Two reasons why a government might want to reduce

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Two reasons why a government might want to reduce aggregated demand:oFirst, expansionary fiscal policy creates deficit during recessions. An increase in taxes or a decrease in spending during an economic expansion can work to reduce the budget deficit and pay off some government debt. Example: the US government ran budget surpluses from 1998 to 2001, at the end of an extended period of economic expansion. oSecond, the government might want to reduce aggregated demand if it believes that the economy is expanding beyond its long-run capabilities. Some economiststhen worry that the economy may “overheat” from too much spending, which can lead to inflation.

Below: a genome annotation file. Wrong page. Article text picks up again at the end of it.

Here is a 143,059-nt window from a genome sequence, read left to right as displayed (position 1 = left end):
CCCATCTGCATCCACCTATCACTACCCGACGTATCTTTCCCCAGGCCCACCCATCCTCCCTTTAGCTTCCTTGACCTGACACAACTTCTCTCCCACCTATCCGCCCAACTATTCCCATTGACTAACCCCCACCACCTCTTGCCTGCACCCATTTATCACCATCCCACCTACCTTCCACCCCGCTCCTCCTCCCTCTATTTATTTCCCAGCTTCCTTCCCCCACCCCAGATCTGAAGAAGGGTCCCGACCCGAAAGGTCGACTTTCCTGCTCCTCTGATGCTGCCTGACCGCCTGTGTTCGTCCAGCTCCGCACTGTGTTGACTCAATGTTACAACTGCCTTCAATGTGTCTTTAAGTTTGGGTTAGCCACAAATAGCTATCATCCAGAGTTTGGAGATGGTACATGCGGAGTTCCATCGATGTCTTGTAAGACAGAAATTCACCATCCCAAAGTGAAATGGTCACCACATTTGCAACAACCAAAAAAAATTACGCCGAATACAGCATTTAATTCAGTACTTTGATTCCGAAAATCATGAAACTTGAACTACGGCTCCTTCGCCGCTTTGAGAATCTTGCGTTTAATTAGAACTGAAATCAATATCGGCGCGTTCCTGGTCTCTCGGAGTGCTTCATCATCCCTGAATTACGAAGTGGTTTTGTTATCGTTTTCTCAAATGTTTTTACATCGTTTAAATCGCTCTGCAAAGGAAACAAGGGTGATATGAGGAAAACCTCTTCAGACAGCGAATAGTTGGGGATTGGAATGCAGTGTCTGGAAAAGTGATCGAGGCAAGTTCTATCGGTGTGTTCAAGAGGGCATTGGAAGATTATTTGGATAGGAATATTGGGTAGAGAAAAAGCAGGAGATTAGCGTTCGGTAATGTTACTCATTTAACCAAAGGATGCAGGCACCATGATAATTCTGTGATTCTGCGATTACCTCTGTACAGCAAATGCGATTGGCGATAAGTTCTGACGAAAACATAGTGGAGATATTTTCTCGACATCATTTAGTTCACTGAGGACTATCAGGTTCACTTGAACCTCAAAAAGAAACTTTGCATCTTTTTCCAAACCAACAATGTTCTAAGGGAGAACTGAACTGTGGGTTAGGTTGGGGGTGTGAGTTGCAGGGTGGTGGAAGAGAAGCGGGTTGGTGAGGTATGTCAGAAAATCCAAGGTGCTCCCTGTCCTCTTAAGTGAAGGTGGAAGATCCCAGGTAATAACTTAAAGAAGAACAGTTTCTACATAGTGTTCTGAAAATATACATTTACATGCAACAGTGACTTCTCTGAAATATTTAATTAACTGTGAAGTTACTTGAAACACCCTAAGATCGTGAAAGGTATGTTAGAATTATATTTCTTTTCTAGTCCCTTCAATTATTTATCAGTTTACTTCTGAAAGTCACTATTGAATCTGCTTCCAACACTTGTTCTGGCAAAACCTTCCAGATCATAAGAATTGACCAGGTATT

Countercyclical Fiscal Policy Countercyclical fiscal policy: fiscal policy that seeks to counteract business cycle fluctuations oIt consists of using expansionary policy during economic downturns and contractionary policy during economic expansions.oThe goal is that countercyclical fiscal policy can reduce the fluctuations inherent in a business cycle.Multipliers The tool of fiscal policy are even more powerful than our initial discussion reveals because the initial effects can snowball into further effects. When fiscal policy shifts aggregate demand, some effects are felt immediately. But a large share of the impact occurs later as spending effects ripple throughout the economy. First, familiar concept: For example, if the government uses fiscal policy to increase spending on new roads, the dollars spent on those roads become income to the suppliers of all the resources that go into the production on the roads. New concept: increases in income generally lead to increases in consumption. when a person’s income rises, he or she might save some of this new income but might be just as likely to spend part of it, too. The marginal propensity to consume (MPC) is the portion of additional income that is spent on consumption:oMPC = change in consumption/change in incomeTo determine the total effect on spending from any initial government expenditures, we use a formula known as the spending multiplier. oIt tells us the total impact on spending from an initial change of a given amount, the multiplier depends on the MPC to consume: the greater the MPC, the greaterthe spending multiplier. The formula for the spending multiplier is: M^s = 1/(1-MPC) What are the Shortcomings of Fiscal Policy?Three issues that arise in the application of fiscal policy: time lag, crowding-out, and saving shiftsTime Lags Both fiscal policy and monetary policy are intended to smooth out the economic variations that accompany a business cycle. There are three time lags that accompany policy decisions: recognition lag, implementation lag, and impact lag o1. Recognition lag: In the real world, it is difficult to determine when the economy is turning up or down. GDP data are released quarterly, and the final estimate from each quarter is not known until three months after the period in

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